McDonald’s announced in 2012 that it “believes gestation stalls are not a sustainable production system for the future.” Kroger’s announced that “a gestation crate-free environment is more humane and that the pork industry should work toward gestation crate-free housing.”  Costco said it wants “all of the hogs throughout our pork supply chain to be housed in groups” and said “this transition should be accomplished no later than 2022.”

Consumers Revolted by Cruelty Instead of in Revolt Over Humane Treatment

The pork industry’s attempts to stoke fear and concern over meat prices seem like quite the gamble. Californians have already strongly signaled that humane treatment of farm animals is a priority. With so many food choices available to customers – whether other meat or plant-based – are people in the state really going to get into a lather that they won’t have enough cheap bacon?  Are they going to think it’s humane treatment of animals, rather than meat industry greed, that is the root cause of higher prices?

The pork industry — much more so than the egg industry, which is doing far better in converting its facilities – just doesn’t get it on animal welfare. Its leaders seem to have contempt for their customers. The federal government is giving them record-breaking amounts of aid and diplomatic assistance for exports. They continue to feed off of government largesse and subsidies, but offer to take no serious responsibility on animal care or environmental or public health concerns.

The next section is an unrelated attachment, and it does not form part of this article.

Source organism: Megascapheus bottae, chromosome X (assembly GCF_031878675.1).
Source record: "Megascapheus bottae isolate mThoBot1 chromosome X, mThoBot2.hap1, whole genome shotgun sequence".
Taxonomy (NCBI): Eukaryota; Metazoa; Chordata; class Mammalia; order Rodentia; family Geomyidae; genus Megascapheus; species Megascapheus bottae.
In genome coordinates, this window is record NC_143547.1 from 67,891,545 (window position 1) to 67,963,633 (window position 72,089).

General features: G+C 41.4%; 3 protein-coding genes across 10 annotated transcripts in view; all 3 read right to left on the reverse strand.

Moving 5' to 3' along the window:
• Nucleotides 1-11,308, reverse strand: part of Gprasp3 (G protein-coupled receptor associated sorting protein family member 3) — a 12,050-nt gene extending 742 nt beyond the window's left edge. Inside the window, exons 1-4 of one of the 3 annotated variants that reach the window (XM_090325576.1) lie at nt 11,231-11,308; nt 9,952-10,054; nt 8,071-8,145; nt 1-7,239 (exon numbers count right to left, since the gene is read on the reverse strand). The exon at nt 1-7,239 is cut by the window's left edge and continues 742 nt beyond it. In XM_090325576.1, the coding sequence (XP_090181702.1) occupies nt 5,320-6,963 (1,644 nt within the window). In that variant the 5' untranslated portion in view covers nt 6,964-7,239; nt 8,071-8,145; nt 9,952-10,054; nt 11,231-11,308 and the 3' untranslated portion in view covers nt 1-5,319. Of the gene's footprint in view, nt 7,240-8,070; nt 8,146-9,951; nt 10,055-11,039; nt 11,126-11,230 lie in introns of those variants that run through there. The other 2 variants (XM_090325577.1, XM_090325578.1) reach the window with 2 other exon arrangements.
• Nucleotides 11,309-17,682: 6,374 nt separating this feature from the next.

It’s long past time that pork producers align their production practices with the values of the American public. That requires disassembling the old, inhumane systems — like communities do with old buildings with asbestos and other inherent safety problems — and building in their place newer, more modern, more humane systems.

In a society increasingly alert to the mistreatment of animals, with social media platforms and YouTube videos exposing us to the realities of modern meat production, most everybody knows that there’s a major moral problem with the systemic mistreatment of animals on factory farms.

And the stickiest mental images for us may be the rows of gestation crates, with forlorn breeding sows immobilized in two-foot-by-seven-foot cages barely larger than their bodies, and the battery cages, which cram six or eight hens in a cage so tightly that not one of them can lift a wing.

What a step forward in our society when these metal boxes and cages are melted in the furnace of burning moral outrage.

Wayne Pacelle is a New York Times bestselling author and President of Animal Wellness Action and the Center for a Humane Economy. He has led efforts to pass 1,500 state laws for animals, more than 100 federal laws and amendments, 30 ballot initiatives, and 500 corporate agreements. He is a graduate of Yale University.